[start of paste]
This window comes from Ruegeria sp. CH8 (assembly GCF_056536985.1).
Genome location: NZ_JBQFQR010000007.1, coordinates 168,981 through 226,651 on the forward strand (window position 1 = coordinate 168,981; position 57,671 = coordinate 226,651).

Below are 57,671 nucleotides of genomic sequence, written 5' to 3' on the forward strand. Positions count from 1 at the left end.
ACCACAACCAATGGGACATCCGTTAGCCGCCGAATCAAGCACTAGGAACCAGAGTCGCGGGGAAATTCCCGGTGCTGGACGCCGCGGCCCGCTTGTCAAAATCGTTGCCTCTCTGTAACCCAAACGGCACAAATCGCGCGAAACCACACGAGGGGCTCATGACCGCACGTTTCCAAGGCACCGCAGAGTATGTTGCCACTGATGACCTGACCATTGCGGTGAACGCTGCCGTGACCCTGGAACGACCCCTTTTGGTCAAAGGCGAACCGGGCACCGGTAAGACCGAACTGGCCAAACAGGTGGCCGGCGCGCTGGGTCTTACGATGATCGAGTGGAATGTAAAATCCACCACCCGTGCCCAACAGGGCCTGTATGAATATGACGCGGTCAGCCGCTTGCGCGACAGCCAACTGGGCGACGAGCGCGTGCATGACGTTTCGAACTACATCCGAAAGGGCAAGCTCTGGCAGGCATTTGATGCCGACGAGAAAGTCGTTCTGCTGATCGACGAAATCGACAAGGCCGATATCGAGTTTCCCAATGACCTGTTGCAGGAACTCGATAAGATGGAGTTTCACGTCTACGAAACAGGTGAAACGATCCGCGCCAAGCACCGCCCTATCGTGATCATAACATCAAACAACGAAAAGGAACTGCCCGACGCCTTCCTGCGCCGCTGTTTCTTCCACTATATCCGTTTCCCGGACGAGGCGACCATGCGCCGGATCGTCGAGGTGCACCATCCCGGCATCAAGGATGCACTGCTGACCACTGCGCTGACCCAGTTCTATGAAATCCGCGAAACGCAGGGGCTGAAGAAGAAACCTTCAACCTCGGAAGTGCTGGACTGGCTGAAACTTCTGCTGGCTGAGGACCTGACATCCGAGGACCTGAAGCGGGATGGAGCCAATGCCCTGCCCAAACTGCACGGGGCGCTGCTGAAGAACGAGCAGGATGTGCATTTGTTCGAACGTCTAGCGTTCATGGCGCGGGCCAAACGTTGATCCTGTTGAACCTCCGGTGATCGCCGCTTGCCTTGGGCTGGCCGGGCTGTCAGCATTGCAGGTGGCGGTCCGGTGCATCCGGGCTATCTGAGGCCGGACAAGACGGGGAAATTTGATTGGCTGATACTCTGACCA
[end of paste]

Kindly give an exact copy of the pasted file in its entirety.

This window comes from Ruegeria sp. CH8 (assembly GCF_056536985.1).
Genome location: NZ_JBQFQR010000007.1, coordinates 168,981 through 226,651 on the forward strand (window position 1 = coordinate 168,981; position 57,671 = coordinate 226,651).

Below are 57,671 nucleotides of genomic sequence, written 5' to 3' on the forward strand. Positions count from 1 at the left end.
ACCACAACCAATGGGACATCCGTTAGCCGCCGAATCAAGCACTAGGAACCAGAGTCGCGGGGAAATTCCCGGTGCTGGACGCCGCGGCCCGCTTGTCAAAATCGTTGCCTCTCTGTAACCCAAACGGCACAAATCGCGCGAAACCACACGAGGGGCTCATGACCGCACGTTTCCAAGGCACCGCAGAGTATGTTGCCACTGATGACCTGACCATTGCGGTGAACGCTGCCGTGACCCTGGAACGACCCCTTTTGGTCAAAGGCGAACCGGGCACCGGTAAGACCGAACTGGCCAAACAGGTGGCCGGCGCGCTGGGTCTTACGATGATCGAGTGGAATGTAAAATCCACCACCCGTGCCCAACAGGGCCTGTATGAATATGACGCGGTCAGCCGCTTGCGCGACAGCCAACTGGGCGACGAGCGCGTGCATGACGTTTCGAACTACATCCGAAAGGGCAAGCTCTGGCAGGCATTTGATGCCGACGAGAAAGTCGTTCTGCTGATCGACGAAATCGACAAGGCCGATATCGAGTTTCCCAATGACCTGTTGCAGGAACTCGATAAGATGGAGTTTCACGTCTACGAAACAGGTGAAACGATCCGCGCCAAGCACCGCCCTATCGTGATCATAACATCAAACAACGAAAAGGAACTGCCCGACGCCTTCCTGCGCCGCTGTTTCTTCCACTATATCCGTTTCCCGGACGAGGCGACCATGCGCCGGATCGTCGAGGTGCACCATCCCGGCATCAAGGATGCACTGCTGACCACTGCGCTGACCCAGTTCTATGAAATCCGCGAAACGCAGGGGCTGAAGAAGAAACCTTCAACCTCGGAAGTGCTGGACTGGCTGAAACTTCTGCTGGCTGAGGACCTGACATCCGAGGACCTGAAGCGGGATGGAGCCAATGCCCTGCCCAAACTGCACGGGGCGCTGCTGAAGAACGAGCAGGATGTGCATTTGTTCGAACGTCTAGCGTTCATGGCGCGGGCCAAACGTTGATCCTGTTGAACCTCCGGTGATCGCCGCTTGCCTTGGGCTGGCCGGGCTGTCAGCATTGCAGGTGGCGGTCCGGTGCATCCGGGCTATCTGAGGCCGGACAAGACGGGGAAATTTGATTGGCTGATACTCTGACCA